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Through stained glass By George Agnew Chamberlain Characters: 7799

Updated: 2017-12-06 00:03

The expert surgeon, operating for blindness on the membranes of the eye, is denied the bulwark of an anesthetic. Such a one will tell you that the moment of success is the moment most pregnant with disaster. To the patient who has known only the fraction of life that lies in darkness, the sudden coming of light is a miracle beyond mere resurrection from the dead. But he is warned he must avoid any spasm of joy. Should he cry out and start at the coming of the dawn, in that moment he bids farewell forever to the light of day.

Something of this shock of sudden sight had come to Lewis, but it came to him with no spasm of joy. A man who has been drugged does not awake to joy, but to pain. Liberation and suffering too often walk hand in hand. Lewis had felt no bondage; consequently his freedom was as terrible as it was sudden. It plunged him into depths of depression he had never before sounded.

From the park he went mechanically to the flat, and sat for hours by the window looking out upon the dead Sunday gray of London. Darkness came, and with it Nelton and lights. Nelton remarked that there was nothing to eat in the house.

"I know," said Lewis, and sat on, too abject to dress and go out for dinner. In his depression his thoughts turned naturally to his father. He thought of joining him, and searched time-tables and sailings, only to find that he could not catch up with the expedition. Besides, as he looked back on their last days in America, he doubted whether his father would have welcomed his coming.

The next few days were terrible indeed, for Lady Derl, as he had feared, was out of town. He wrote to her, begging her to let him know where she was and when she would come to London. For three days he waited for an answer, and then the emptiness of the whole world, the despair of isolation, drove him to his studio and to work.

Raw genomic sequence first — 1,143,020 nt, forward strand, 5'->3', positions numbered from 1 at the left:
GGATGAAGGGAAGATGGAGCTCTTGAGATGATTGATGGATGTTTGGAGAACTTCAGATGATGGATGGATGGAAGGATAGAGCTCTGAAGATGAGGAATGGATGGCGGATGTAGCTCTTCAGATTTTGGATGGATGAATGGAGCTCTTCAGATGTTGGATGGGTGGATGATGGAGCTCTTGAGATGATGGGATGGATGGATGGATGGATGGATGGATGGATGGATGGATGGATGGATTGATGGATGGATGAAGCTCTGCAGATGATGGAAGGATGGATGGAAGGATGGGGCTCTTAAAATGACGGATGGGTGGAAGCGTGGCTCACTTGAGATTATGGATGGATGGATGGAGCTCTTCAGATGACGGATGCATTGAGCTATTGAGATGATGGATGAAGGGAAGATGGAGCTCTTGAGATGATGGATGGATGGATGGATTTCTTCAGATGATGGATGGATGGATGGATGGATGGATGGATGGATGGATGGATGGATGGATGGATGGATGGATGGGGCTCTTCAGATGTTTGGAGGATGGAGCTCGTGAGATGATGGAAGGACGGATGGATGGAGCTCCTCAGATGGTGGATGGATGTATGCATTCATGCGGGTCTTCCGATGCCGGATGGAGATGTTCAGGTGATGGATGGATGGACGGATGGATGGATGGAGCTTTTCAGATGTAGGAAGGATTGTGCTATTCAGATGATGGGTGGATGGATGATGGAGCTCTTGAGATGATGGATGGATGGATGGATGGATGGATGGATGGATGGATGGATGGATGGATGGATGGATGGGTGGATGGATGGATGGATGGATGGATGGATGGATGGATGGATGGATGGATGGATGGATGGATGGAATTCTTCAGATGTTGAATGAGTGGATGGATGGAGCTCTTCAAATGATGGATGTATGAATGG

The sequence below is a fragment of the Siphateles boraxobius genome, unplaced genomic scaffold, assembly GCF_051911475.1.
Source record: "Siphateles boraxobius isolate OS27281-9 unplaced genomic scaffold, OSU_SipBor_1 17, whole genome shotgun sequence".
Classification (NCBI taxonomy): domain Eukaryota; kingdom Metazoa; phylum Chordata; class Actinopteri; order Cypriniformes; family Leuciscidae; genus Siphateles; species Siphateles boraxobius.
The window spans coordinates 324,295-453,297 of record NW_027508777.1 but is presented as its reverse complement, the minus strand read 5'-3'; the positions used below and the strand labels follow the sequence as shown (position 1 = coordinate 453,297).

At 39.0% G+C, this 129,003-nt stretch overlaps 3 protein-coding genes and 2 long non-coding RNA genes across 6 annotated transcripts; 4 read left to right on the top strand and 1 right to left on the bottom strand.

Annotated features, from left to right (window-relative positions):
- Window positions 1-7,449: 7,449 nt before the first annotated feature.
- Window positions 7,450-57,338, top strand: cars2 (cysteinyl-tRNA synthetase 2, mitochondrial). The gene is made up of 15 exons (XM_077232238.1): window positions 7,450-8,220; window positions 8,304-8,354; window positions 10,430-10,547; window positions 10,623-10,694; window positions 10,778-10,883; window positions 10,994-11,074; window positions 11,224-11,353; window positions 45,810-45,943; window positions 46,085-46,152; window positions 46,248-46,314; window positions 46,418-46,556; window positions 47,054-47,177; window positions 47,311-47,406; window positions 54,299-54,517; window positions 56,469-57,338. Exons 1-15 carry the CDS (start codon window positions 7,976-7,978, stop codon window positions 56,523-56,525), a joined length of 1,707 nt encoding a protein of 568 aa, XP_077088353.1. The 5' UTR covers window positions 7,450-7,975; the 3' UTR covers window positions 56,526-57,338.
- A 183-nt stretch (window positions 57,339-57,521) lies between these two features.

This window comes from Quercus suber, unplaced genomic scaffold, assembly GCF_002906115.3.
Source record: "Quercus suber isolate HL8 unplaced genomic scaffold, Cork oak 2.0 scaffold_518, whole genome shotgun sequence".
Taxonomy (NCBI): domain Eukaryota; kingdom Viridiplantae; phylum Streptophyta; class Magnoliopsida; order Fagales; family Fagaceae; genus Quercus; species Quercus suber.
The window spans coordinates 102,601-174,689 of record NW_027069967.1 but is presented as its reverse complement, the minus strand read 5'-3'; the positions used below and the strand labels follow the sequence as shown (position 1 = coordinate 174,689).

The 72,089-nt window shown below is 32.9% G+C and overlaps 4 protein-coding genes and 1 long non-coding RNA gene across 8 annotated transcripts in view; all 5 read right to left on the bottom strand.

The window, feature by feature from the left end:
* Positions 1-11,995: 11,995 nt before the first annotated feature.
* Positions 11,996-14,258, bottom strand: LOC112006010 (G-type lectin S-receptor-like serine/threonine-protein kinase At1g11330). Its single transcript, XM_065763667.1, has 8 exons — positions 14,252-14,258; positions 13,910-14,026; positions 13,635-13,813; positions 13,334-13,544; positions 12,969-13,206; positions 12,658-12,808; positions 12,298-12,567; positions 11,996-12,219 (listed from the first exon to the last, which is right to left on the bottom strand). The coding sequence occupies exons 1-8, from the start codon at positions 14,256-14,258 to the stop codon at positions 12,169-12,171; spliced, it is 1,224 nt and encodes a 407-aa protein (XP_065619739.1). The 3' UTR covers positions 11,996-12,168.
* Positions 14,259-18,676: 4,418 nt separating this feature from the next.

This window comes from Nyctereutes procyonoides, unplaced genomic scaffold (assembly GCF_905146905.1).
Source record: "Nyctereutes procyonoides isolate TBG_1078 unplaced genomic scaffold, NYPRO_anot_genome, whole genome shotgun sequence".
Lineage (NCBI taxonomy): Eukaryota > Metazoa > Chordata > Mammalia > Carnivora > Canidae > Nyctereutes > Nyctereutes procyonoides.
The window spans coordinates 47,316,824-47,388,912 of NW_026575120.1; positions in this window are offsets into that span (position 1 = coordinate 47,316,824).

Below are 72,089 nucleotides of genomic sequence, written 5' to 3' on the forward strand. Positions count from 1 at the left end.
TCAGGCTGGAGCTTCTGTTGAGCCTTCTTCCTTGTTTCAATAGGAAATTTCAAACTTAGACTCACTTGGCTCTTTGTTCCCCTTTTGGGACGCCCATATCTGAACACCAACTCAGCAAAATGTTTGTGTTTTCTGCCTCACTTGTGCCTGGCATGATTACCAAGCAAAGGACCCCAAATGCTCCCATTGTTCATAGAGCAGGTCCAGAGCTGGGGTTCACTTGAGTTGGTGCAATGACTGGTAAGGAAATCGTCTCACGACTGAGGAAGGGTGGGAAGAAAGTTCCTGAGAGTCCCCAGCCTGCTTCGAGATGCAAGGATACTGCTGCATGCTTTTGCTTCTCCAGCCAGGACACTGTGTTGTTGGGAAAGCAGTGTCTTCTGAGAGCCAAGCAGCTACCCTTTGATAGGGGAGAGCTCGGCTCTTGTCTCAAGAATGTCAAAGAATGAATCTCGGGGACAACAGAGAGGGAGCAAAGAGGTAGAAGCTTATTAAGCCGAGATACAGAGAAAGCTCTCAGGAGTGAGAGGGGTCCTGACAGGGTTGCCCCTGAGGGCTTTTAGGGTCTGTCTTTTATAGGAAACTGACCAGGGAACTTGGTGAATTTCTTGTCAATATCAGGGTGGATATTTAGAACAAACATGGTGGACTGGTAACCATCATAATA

He had had an impulse to write to Natalie, even to go to her; but there was a fineness in his nature that stopped him, a shame born of the realization of his blindness and of the pity in which H lne and Leighton and perhaps even Natalie must have held him.

Suddenly the full import of H lne's intimate sacrifice in the disrobing of the palpitating sorrow of her life and of his father's immolation of his land of dreams struck him. They had done these things to make him see, and he had remained blind. They had struck the golden chords of the paean of mighty love, and he had clung, smiling and unhearing, to his penny whistle.

For the first time, and with Folly farther away than ever before, he saw her as she was. Once he had thought that she and youth were inseparable, that Folly was youth. Now, in the power of sudden vision, he saw as his father had seen all along, that Folly was as old as woman, that she had never been young.

These things did not come to Lewis in a single day, but in long hours of work spread over many weeks. He was laboring at a frieze, a commission that had come to him through Le Brux, and upon which he had done considerable work before going to America. What he had done had not been altogether pleasing to his father. Lewis had felt it, though Leighton had said little beyond damning it to success.

Now Lewis saw the beginning he had made through his father's eyes. He saw the facile riot and exaggerations of youth, and contrasted their quick appeal to a hurried age with the modesty of the art that hides behind the vision and reveals itself not to an age or to ages, but in the long, slow measure of life everlasting. He undid all but the skeleton of what he had done, and on the bare frame built the progression of repressed beauty which was to escape the glancing eye only to find a long abiding-place in the hearts of those who worship seldom, but worship long.